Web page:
In 1850 the Nusseree Rifle Battalion was raised and Bagot was served as its Commandant until May 1861 when it was disbanded.  In June 1865 he was appointed Commandant of the 38th Bengal Native Infantry and remained so until his death in 1874, rising to the rank of Colonel.  He was a member of the Masonic Lodge Himalayan Brotherhood, No. 459.

In 1852 he married Gertrude Letitia Hallifax (1835-1901), daughter of Brigadier-General Robert Dampier Hallifax, and the couple had three sons: Charles Fitzroy Alexander Hallifax (1853-1901), Arthur Henry Louis (1856-1906), and Francis Robert William (1858-1861).

Karen Stapley
Curator, India Office Records

The Weekly Chronicle (London) 18 June 1848 and Shrewsbury Chronicle, 17 April 1868 -  British Newspaper Archive which can also be accessed via findmypast.

More on arsenic poisoning - Arsenic, Cyanide and Strychnine - the Golden Age of Victorian Poisoners

 

01 April 2020

The 1901 census

The 1901 UK census was taken on 1 April for people living at midnight on Sunday 31 March.  The fact that it fell on April Fools' Day did not escape the newspapers who published reminders that there were penalties for people who played tricks.  Any person wilfully giving false information was liable to a fine not exceeding £5.

1901 census - cartoon of  an enumerator with a census schedule chasing a man with a gunEvening Post (Dundee) 1 April 1901 British Newspaper Archive 

The government appointed 50,000 enumerators, male and female.  Each received a fee of one guinea, with an extra payment of 3s 6d for every 100 people enumerated above the first 400.  The average responsibility of an enumerator was 300 families or 1500 people.

The enumerators left a schedule at every house or tenement in their district during the week ending 30 March 1901.  They took a note of the name of every person who received a schedule and of all uninhabited buildings.  Householders were assured that ‘strict care will be taken that the returns are not used for the gratification of curiosity’.

Each head of household had to fill in ten columns of information.
(1) The names of all occupants, listed in a set order where applicable – head, wife, children, other relatives, visitors, boarders, servants.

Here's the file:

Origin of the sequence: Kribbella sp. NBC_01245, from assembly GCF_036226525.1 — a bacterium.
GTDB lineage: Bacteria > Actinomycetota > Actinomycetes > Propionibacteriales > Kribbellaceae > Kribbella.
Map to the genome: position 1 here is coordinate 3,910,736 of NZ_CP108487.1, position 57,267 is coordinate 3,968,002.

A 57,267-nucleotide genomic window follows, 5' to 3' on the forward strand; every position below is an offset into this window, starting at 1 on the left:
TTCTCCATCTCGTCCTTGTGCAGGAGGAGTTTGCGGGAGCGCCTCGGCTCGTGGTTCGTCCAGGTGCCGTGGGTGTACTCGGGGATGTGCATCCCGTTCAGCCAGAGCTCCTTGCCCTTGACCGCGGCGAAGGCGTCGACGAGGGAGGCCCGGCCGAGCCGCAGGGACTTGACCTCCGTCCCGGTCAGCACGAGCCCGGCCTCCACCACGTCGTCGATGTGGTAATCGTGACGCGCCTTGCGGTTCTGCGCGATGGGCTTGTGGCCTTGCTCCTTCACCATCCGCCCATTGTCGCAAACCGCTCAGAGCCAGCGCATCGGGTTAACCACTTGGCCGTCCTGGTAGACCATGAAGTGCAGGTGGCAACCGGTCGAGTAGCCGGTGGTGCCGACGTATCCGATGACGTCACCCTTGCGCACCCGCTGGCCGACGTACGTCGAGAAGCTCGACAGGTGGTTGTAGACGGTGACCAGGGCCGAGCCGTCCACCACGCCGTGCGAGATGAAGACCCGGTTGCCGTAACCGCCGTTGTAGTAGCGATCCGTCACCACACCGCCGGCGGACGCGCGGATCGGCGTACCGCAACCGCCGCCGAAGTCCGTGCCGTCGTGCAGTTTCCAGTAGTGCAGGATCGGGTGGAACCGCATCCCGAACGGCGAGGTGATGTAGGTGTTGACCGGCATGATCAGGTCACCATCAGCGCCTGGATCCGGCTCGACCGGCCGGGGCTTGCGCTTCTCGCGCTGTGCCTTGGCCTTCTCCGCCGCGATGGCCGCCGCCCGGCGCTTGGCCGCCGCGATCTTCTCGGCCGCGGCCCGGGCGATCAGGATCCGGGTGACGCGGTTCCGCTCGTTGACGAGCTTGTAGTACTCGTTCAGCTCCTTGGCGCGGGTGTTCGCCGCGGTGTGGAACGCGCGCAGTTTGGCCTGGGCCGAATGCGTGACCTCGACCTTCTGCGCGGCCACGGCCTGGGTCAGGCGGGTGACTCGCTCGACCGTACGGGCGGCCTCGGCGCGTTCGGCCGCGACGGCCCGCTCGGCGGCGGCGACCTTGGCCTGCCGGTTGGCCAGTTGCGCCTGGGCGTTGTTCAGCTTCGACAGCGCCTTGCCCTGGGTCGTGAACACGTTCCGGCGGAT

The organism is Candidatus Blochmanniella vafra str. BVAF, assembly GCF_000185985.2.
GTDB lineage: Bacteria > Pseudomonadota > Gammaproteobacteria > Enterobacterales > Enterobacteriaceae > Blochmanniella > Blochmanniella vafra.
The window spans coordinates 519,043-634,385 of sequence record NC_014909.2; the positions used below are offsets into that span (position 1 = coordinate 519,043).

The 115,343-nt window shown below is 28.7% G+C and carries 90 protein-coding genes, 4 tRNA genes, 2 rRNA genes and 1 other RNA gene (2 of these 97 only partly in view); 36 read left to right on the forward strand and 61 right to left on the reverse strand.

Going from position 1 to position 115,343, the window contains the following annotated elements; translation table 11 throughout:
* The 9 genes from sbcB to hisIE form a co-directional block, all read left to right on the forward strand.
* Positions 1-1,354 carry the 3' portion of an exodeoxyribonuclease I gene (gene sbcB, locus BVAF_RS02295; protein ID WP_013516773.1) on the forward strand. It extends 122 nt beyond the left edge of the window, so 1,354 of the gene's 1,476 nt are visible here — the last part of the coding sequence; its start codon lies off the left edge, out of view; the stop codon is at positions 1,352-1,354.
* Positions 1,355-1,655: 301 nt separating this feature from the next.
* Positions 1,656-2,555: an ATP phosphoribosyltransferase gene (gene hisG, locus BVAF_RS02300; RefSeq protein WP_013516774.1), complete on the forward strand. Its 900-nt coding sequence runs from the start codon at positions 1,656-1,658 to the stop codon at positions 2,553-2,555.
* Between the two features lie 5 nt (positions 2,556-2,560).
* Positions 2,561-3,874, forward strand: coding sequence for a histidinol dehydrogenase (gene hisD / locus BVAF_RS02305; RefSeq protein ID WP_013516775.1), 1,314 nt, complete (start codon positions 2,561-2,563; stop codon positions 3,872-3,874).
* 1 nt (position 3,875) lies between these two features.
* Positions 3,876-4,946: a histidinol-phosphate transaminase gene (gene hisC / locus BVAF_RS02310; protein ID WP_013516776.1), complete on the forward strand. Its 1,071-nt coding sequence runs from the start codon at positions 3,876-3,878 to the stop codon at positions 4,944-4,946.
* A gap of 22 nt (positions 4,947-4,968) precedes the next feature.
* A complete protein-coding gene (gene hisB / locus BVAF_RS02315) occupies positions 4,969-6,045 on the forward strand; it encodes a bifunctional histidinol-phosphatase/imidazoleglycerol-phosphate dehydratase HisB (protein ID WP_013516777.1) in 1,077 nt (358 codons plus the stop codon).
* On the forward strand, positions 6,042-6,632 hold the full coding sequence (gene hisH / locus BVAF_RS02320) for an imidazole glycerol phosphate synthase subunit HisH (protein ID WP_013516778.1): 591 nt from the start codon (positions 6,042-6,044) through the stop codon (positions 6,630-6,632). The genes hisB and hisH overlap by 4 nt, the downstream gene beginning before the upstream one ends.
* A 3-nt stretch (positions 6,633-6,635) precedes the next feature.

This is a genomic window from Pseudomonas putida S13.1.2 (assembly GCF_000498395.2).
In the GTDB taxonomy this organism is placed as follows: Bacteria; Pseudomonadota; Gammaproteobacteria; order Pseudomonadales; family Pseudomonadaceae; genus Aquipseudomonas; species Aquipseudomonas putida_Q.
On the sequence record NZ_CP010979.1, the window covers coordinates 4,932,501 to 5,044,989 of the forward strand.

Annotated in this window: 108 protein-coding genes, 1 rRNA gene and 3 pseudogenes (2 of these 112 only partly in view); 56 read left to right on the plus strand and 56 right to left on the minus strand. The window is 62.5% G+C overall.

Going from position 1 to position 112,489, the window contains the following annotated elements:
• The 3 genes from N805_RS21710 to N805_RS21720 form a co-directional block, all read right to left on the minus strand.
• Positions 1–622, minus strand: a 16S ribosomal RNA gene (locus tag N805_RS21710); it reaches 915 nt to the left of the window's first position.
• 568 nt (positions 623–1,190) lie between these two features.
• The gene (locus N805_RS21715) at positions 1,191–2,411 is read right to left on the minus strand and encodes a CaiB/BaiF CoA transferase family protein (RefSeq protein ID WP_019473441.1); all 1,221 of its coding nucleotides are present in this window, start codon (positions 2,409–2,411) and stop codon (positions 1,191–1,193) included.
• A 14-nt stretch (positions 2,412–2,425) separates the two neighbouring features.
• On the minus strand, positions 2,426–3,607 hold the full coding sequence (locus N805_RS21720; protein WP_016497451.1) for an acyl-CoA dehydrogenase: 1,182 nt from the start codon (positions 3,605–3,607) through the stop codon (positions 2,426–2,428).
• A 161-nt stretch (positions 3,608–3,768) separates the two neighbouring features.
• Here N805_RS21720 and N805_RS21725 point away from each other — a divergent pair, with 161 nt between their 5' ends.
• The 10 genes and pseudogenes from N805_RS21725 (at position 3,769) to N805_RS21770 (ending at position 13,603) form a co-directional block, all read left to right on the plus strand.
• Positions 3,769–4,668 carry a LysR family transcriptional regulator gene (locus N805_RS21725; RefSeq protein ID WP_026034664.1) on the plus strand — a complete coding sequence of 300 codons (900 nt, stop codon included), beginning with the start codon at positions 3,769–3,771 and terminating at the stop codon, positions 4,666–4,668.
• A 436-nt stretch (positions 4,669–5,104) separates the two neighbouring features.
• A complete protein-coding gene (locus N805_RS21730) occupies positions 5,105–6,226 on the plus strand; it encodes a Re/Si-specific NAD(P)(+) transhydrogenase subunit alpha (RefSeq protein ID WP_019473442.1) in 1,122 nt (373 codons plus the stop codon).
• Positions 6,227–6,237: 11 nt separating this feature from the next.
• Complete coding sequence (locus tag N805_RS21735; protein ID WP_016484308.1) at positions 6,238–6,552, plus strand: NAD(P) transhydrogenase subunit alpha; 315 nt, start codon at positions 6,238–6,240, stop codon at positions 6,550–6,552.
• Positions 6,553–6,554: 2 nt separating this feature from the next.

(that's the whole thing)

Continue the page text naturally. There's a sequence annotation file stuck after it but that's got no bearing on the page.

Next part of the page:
(2) Relationship to the head of household.
(3) Whether married, single or widowed.
(4) Sex.
(5) Age last birthday – inaccuaracies for domestic servants were sometimes caused by their reluctance to admit their real age for fear of dismissal.
(6) Occupation – there were elaborate instructions aimed at securing precise definitions. For example, nurses had to be categorized into hospital, sick, monthly, or domestic.
(7) Employed, employee, or working on own account.
(8) Working at home or not.
(9) Place of birth.
(10) ‘Deaf, dumb, imbecile or feeble-minded, blind or lunatic’.

On 1 April, the enumerators began the long task of collecting all the schedules and giving advice on completion where necessary.  Some reported being sworn at or threatened with violence.  One enumerator in Batley Yorkshire wrote to the local newspaper about the poor district of Daw Green.  He reported his concerns after visiting a dwelling consisting of two rooms, a kitchen with a bedroom above.  There were 14 people living there from two or three families, aged between two months and 40 years.

Poem The Census Man

Poem 'The Census Man' from Evening Post (Dundee) 1 April 1901 British Newspaper Archive 

The enumerators had to copy all the details from the schedules into an enumeration book by 8 April and deliver the schedules to the local registrar.  Between 8 and 22 April the registrar checked the enumerators’ work and passed the books to the superintendent registrar who forwarded them to the Census Office in Miilbank London by 27 April.  There, 200 clerks classified the entries and made preliminary returns after a couple of months before the issue of the final volume of statistics about two years later.

1901 census advert for Heggie the tailor in Dundee

Advert for Heggie the tailor in Evening Post (Dundee) 1 April 1901 British Newspaper Archive 

Dundee tailor Heggie took the opportunity of the census to take out a advert in the local Evening Post.  He advised all men in the town who were wearing the same suit purchased from him around the time of the last census to visit his premises to be measured for a new one: ‘That the wearers of those Garments have got their money’s worth can’t be disputed’.

Margaret Makepeace
Lead Curator, East India Company Records

Further reading:
British Newspaper Archive e.g. Leominster News and North West Herefordshire & Radnorshire Advertiser 18 January 1901; Oxfordshire Weekly News 27 March 1901; Evening Post (Dundee) 1 April 1901; Batley Reporter and Guardian 4 April 1901. The British Newspaper Archive is also available through findmypast.